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And Yet the myth of the Index Investor Unicorn persists. This wonderful beast with the discipline of Warren Buffet and the serenity of Gandhi is continually upheld as exhibit A in the case against the value of financial professionals.
_“Why pay a __ % fee to someone? Just follow this simple plan and you’ll get better returns than if you worked with a so-called expert.”
It’s a false comparison; a form of illusion resting on the assumption that peoples’ emotions and biases will not subvert their ideal actions. And we have a mountain of data – thank you, DALBAR & Associates – that conclusively show what people actually do in the absence of financial guidance.
To paraphrase Nobel Prize winning physicist, Richard Feynman: “It doesn’t matter how beautiful your theory is. If it conflicts with reality, it’s wrong.”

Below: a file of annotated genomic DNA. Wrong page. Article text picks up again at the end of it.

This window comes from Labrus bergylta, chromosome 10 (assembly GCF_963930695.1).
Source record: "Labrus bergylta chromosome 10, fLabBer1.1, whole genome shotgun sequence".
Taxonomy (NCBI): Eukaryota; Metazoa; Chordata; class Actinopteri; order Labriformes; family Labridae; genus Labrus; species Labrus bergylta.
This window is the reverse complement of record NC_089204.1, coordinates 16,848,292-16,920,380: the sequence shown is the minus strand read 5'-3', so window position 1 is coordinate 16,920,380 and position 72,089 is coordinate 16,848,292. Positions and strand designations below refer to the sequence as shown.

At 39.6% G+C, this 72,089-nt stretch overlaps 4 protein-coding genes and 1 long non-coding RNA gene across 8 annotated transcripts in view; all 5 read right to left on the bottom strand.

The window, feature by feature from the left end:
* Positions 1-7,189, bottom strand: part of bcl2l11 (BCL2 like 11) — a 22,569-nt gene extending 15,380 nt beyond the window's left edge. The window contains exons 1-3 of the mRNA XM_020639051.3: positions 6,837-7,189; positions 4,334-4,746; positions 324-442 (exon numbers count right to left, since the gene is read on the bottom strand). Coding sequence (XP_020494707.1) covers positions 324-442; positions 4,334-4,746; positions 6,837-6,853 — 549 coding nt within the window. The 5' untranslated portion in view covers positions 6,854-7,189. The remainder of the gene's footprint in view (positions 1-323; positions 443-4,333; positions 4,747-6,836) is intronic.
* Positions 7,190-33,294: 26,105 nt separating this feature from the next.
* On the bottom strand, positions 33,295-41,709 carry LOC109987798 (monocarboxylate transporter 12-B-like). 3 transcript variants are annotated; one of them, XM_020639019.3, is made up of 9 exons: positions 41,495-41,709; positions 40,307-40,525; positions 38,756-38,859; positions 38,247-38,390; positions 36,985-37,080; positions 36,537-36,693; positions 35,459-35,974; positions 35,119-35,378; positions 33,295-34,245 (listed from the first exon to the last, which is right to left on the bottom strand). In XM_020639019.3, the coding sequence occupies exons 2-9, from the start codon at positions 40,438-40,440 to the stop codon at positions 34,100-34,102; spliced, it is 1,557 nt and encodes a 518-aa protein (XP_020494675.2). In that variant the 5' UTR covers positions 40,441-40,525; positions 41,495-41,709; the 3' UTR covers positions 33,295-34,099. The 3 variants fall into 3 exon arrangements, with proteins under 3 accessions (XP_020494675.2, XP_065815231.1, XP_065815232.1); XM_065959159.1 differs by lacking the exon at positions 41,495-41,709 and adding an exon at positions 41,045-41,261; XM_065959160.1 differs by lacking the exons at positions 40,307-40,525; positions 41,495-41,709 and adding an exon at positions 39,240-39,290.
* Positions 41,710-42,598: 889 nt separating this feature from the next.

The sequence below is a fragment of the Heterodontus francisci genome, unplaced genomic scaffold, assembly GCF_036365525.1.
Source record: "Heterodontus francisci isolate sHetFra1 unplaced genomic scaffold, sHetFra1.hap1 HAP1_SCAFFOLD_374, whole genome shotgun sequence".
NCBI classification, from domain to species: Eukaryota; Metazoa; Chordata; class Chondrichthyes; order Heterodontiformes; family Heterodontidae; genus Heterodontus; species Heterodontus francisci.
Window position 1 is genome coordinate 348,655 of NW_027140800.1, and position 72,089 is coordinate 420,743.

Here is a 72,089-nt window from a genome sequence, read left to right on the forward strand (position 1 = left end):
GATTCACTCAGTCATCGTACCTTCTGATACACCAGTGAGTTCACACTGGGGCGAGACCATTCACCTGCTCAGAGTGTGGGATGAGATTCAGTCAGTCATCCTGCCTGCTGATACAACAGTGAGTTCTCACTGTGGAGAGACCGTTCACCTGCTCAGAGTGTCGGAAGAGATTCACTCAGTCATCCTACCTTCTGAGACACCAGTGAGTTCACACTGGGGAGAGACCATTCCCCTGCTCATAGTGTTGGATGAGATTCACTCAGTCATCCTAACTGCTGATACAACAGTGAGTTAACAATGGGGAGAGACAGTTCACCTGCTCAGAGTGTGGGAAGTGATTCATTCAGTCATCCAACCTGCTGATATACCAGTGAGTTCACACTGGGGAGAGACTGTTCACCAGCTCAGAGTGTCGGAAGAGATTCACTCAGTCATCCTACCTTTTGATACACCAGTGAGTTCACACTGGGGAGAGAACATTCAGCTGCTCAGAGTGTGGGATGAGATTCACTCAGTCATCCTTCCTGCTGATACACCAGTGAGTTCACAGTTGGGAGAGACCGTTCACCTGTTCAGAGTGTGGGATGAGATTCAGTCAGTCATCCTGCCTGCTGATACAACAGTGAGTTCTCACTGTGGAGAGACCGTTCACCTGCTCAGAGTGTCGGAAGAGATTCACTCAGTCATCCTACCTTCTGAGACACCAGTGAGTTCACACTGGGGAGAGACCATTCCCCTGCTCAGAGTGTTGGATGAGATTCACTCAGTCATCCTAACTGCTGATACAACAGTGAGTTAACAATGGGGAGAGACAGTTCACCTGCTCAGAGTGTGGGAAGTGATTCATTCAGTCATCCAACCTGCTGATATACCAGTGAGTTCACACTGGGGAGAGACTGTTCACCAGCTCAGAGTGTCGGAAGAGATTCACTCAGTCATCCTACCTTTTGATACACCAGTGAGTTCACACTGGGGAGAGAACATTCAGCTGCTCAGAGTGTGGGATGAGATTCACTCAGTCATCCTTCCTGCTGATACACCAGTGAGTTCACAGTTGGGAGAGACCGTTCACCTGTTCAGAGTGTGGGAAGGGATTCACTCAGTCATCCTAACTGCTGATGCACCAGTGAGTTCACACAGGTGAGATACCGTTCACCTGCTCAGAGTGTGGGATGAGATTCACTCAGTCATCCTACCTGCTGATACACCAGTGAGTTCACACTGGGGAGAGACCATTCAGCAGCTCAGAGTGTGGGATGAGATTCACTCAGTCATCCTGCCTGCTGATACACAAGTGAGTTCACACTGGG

And the Index Investing Unicorn is “wrong”.
One reason is mathematical. To meet 100% of a benchmark you must be 100% invested in meeting that benchmark. People won’t (and shouldn’t) do this. The other is psychological. Putting every cent of your investing capital toward matching a market benchmark is a nightmare emotionally. It amplifies the fear during market swings to levels most humans cannot tolerate.
Instead the rarity of this creature - almost as uncommon as the "I bought AAPL when it was 30 cents and still own it Big Foot" - ought to be held up as evidence of _Advisor Alpha _in support of using a financial professional. The data show that in the absence of an advisor’s planning, guidance and support, the average investor will not behave like a benchmark clearing beast, they will behave like a human.
You want to know the real irony here? Putting the Index Investing Unicorn forward as a superior alternative to working with an advisor most hurts the very person the critics claim to want to help – the “average investor”.
The time has come to debunk not the theoretical existence of this investing strawman, but its much more relevant practical existence.
America's bank accounts and waistlines are all the rebuttal you need.
"And hey... let's be careful out there."
Frank Murtha, Ph.D.
Co-founder of MarketPsych